Foraging for Dessert Ingredients in Ireland

Courtesy Ashford Castle

How these found ingredients and chocolate combine in the mind of one innovative pastry chef.

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At 7:30 in the morning four or five days a week, pastry chef Paula Stakelum can be found out for a run on the 350-acre estate in County Mayo where she works. She runs along Lough Corrib not only for leisure, but to keep a watchful eye on wild ingredients that play a significant role in her kitchen.

Courtesy Ashford Castle

If aroma and ripeness are right, she returns by bicycle later to forage. “You know when something is ready—you smell it,” Stakelum says. “That’s where I begin, with a smell I love. Then I ask: how can I capture that on the plate?”

Foraging is often associated with savory foods, but Paula works with chocolate, an underappreciated taste of Ireland (it makes sense, with such superior dairy that Ireland would be home to sublime milk chocolate). Back in the Chocolate Room in Ashford Castle, the American Express Fine Hotels & Resorts Property and five-star estate in the west of Ireland where she’s worked for nine years, Paula is pushing boundaries about what goes with chocolate, incorporating unexpected ingredients such as pine tips.

Courtesy Ashford Castle

But before Paula conceived elegant desserts like a chocolate bavarois (Bavarian cream) with estate wood sorrel and cocoa nibs, foraging began with the familiar. “At first, you pick the things you know,” Paula says. At Ashford, that meant fruit like blackberries and raspberries, followed by elderflower and crab apples. Then the foraging took a more experimental turn. She infused Irish rapeseed oil with pine tips, utilizing the fragrant result to make a ganache (replacing butter with rapeseed oil as a healthier fat content alternative).“I wanted to capture the sensation of encountering these aromas outdoors, at the table,” Paula says.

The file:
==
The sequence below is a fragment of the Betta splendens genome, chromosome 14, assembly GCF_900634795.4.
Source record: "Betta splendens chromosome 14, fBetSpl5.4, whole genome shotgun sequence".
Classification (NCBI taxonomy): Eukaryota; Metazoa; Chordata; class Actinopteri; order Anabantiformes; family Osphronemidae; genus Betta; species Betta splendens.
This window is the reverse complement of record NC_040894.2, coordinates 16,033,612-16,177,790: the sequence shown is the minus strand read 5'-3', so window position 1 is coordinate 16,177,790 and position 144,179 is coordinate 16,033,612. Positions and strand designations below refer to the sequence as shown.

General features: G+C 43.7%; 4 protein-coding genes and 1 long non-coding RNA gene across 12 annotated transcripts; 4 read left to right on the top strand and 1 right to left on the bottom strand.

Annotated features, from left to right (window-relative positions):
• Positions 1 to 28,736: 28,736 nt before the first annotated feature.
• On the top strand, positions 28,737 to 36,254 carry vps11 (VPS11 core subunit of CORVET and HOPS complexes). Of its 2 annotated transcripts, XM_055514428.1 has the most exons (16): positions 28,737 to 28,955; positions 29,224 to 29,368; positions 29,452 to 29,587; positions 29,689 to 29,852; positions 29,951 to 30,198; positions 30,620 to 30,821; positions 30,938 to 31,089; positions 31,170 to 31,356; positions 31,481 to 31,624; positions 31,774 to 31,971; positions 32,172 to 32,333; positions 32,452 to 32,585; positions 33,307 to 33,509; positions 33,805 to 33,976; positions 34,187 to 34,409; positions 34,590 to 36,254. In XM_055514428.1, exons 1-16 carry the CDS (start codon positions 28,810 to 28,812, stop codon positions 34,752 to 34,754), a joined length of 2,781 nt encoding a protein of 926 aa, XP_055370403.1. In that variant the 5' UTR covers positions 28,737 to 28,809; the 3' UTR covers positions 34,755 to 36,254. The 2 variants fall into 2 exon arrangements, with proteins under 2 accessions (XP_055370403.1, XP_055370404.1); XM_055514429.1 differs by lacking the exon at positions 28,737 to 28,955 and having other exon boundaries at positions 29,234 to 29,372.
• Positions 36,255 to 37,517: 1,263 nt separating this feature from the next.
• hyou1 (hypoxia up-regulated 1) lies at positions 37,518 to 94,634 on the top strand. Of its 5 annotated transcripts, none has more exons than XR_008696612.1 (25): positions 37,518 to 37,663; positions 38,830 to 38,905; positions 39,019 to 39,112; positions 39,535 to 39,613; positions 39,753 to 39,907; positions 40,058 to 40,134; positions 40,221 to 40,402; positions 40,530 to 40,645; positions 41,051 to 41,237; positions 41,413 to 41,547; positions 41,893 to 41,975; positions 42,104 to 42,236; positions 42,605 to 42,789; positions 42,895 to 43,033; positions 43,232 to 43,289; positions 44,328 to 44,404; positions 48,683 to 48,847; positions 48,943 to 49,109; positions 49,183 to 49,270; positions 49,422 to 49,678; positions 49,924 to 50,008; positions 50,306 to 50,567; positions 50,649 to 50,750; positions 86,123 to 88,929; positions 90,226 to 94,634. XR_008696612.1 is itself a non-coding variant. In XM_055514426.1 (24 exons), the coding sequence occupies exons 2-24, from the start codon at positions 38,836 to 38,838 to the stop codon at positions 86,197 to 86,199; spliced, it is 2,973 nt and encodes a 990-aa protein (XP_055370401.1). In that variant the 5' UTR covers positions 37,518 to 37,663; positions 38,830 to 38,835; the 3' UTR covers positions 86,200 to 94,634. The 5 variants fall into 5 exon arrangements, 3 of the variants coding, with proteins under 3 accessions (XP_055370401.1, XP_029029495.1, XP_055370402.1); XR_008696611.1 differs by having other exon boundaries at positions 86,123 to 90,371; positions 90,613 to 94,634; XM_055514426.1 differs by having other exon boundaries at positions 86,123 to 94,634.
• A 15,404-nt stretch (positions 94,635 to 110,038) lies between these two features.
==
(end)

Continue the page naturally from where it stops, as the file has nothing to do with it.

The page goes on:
Hotel guests and chocolate lovers can sample Paula’s creations during Ashford Castle’s renowned Afternoon Tea service (don’t miss the chocolate torte with dark chocolate mousse) or straight from the menu in the George V restaurant (Paula is currently excited about a forest rhubarb and white chocolate dessert). Her work can also be seen in the petit fours after dinner and the chocolate on your pillow.

“Obviously, cocoa beans don’t grow in Ireland,” Paula says with a wink. “We have a partnership with Valrhona (a French premium chocolate manufacturer).” Valrhona chocolate, Irish milk and butter, and wild estate ingredients combine in Ashford’s Chocolate Room, a temperature-controlled space—18 degrees Celsius or 64 Fahrenheit—that provides precise conditions for working with chocolate.

Courtesy Ashford Castle

Beyond foraged ingredients, Paula has experimented with other signature Irish flavors from Midleton Very Rare whiskey to Shortcross Gin. She’s also discovered subtle differences in the foraged ingredients depending on what section of the estate they originate from. “When you pick pine tips from one side of the castle to the other, the flavor varies,” Paula says. “The soil has a different pH, so one may have more lemon flavors while another is more lime.”

The result of her small-batch creations is a bite that can’t be found anywhere else in Ireland. 

Where to Find Chocolate in Ireland

  • Ashford Castle can connect guests with a chocolatier for a hands-on lesson, including the opportunity to roll your own Irish truffles.
  • One of the original chocolatiers in Ireland is Butlers Chocolates, dating back to 1932. Several Butlers Chocolates Cafes are located in Dublin, Galway, Cork, and Limerick.
  • Afternoon Tea enthusiasts will want to make a reservation at the Shelbourne Hotel in Dublin to try a decadent éclair made with Valrhona chocolate.
  • Order the Madong Chocolate Delice at Lough Eske Castle in County Donegal to taste a dessert featuring single-origin chocolate from Papua New Guinea where cocoa trees grow in volcanic soil.
  • Popular chocolatiers across the country include the Truffle Fairy in County Kilkenny and Koko of Kinsale in County Cork.